Madeline – 1940 Caldecott Honor Book

Madeline – 1940 Caldecott Honor Book

Madeline by Ludwig Bemelmans tells of a little French girl who lives in a boarding house with eleven other girls and their caregiver.  The ever-attentive Ms. Clavel awakens to realize that something is wrong.  Madeline, who has been crying, is whisked away to have an appendectomy.  The other little girls visit her lavish hospital room and decide that they want to be in the hospital, too.  While this story may sound silly, the rhyming verses and classic illustrations make this book a joy to read over and over.  Subsequent books in this series are equally enchanting and allow the reader to get to know Madeline and her companions further.

Caldecott Criteria:

1. “Excellence of execution in the artistic technique employed.” – The almost impressionistic illustrations are full of detail, yet not cluttered.

2. “Excellence of pictorial interpretation of story, theme, or concept.” – With a high picture-to-word ratio, I feel like I am turning pages constantly, and must read the story slowly to be able to take it all in, but every scene is pictured in detail.

3.“Appropriateness of style of illustration to the story, theme or concept.” – The impressionistic-like drawings and paintings allow the reader to sense the French setting for this story.  I cannot help but hear a French accent as I read this book.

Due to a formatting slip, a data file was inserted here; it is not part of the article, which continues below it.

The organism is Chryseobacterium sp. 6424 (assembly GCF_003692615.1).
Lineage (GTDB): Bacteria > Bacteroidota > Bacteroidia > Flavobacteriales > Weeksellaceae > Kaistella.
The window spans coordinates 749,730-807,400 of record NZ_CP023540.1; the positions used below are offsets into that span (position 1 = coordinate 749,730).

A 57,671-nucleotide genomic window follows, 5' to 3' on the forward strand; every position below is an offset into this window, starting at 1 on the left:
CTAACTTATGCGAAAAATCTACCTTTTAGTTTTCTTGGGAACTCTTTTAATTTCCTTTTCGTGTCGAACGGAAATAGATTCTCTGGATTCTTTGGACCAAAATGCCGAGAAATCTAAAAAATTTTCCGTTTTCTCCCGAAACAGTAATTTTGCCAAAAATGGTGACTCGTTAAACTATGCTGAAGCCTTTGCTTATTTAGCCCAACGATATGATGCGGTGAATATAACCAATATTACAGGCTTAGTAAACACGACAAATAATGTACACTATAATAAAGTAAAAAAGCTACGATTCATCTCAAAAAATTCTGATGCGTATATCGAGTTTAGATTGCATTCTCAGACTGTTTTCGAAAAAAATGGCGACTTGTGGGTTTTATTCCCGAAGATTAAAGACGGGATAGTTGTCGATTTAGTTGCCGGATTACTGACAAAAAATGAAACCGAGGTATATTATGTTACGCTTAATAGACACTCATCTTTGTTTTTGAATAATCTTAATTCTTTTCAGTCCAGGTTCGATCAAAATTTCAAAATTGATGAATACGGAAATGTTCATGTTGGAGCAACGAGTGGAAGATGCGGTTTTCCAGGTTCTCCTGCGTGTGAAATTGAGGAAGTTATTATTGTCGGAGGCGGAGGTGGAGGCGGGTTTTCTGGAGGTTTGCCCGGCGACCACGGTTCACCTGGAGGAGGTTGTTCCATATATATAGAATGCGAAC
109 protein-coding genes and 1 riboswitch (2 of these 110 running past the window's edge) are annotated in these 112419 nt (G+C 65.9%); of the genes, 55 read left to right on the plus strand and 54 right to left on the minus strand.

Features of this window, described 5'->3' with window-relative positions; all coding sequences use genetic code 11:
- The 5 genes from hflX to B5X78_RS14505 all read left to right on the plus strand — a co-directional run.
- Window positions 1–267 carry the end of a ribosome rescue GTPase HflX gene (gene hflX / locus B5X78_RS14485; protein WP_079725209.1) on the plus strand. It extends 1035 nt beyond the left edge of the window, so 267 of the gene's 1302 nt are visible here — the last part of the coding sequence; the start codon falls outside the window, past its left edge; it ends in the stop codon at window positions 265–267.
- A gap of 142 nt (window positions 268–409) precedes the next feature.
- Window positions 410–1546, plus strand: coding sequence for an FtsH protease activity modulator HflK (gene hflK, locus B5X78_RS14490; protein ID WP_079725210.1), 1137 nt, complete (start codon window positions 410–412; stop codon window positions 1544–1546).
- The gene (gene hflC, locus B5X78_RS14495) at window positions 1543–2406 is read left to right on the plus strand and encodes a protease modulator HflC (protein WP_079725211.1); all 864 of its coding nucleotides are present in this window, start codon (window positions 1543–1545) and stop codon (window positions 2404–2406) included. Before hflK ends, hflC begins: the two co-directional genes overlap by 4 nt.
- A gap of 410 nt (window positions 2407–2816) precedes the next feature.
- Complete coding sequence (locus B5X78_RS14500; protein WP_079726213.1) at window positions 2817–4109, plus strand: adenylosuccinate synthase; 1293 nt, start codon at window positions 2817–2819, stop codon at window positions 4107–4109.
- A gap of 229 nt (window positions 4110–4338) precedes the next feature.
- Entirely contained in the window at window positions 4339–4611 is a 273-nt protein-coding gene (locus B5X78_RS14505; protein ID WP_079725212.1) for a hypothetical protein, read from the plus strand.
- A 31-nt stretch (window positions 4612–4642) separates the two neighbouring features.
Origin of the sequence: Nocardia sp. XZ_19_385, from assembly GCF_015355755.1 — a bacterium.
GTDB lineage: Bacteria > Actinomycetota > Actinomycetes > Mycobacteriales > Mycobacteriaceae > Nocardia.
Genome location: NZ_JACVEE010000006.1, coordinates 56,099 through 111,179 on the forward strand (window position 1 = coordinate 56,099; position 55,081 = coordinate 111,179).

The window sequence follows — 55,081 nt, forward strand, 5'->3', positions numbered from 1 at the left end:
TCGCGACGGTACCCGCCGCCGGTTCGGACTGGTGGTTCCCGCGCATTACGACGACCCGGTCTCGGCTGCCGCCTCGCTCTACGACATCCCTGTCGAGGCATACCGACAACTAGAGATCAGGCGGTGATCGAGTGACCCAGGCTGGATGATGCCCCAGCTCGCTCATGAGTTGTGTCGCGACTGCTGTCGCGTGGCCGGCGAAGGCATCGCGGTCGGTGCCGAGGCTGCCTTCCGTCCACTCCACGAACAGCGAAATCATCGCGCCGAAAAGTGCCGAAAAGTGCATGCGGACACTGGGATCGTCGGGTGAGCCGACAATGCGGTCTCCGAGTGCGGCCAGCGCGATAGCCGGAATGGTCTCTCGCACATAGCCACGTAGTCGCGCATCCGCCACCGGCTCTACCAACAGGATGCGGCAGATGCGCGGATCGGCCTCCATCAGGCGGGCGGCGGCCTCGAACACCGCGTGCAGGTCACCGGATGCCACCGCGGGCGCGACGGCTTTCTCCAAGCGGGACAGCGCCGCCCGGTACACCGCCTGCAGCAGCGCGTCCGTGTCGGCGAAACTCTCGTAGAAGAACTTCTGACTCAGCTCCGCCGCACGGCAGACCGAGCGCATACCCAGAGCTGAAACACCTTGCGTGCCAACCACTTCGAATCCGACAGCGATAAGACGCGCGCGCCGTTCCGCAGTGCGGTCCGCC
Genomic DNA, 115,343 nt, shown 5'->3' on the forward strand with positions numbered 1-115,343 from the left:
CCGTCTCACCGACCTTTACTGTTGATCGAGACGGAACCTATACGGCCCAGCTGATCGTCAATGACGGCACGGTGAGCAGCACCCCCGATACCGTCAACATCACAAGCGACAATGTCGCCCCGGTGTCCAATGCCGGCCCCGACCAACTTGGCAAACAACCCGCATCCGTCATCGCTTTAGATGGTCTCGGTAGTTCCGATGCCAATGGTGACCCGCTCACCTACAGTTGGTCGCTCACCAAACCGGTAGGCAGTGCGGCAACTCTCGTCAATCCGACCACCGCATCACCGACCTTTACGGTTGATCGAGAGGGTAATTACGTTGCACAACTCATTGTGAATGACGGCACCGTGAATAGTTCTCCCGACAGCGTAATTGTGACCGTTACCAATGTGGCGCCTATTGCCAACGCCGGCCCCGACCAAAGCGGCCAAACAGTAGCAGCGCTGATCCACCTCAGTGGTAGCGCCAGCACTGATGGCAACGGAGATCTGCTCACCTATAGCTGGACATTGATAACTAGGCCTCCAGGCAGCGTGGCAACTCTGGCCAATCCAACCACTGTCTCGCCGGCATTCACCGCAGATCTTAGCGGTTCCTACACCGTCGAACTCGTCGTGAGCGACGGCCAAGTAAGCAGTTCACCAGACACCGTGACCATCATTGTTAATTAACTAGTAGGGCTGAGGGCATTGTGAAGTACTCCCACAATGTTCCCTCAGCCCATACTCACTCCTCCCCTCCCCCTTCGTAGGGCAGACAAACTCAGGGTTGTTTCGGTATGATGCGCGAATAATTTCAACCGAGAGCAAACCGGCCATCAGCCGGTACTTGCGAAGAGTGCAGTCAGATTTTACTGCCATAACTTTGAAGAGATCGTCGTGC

4.“Delineation of plot, theme, characters, setting, mood or information through the pictures.” – Once again, the “Frenchness” of the illustrations, which include scenes of famous Parisian landmarks, is clear throughout the book.  The characters are less detailed, but given that they are introduced as 12 little girls in 2 rows, it seems appropriate for them to be less defined.

5.“Excellence of presentation in recognition of a child audience.” – My girls love this book and have asked to check it out from the library several times.  While the scenes of Paris are lost on them (and probably me for the most part!), I hope they will remember these pictures, as they may encounter them in the future.


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Filed under Caldecott Medal Winners, Recommended Reads

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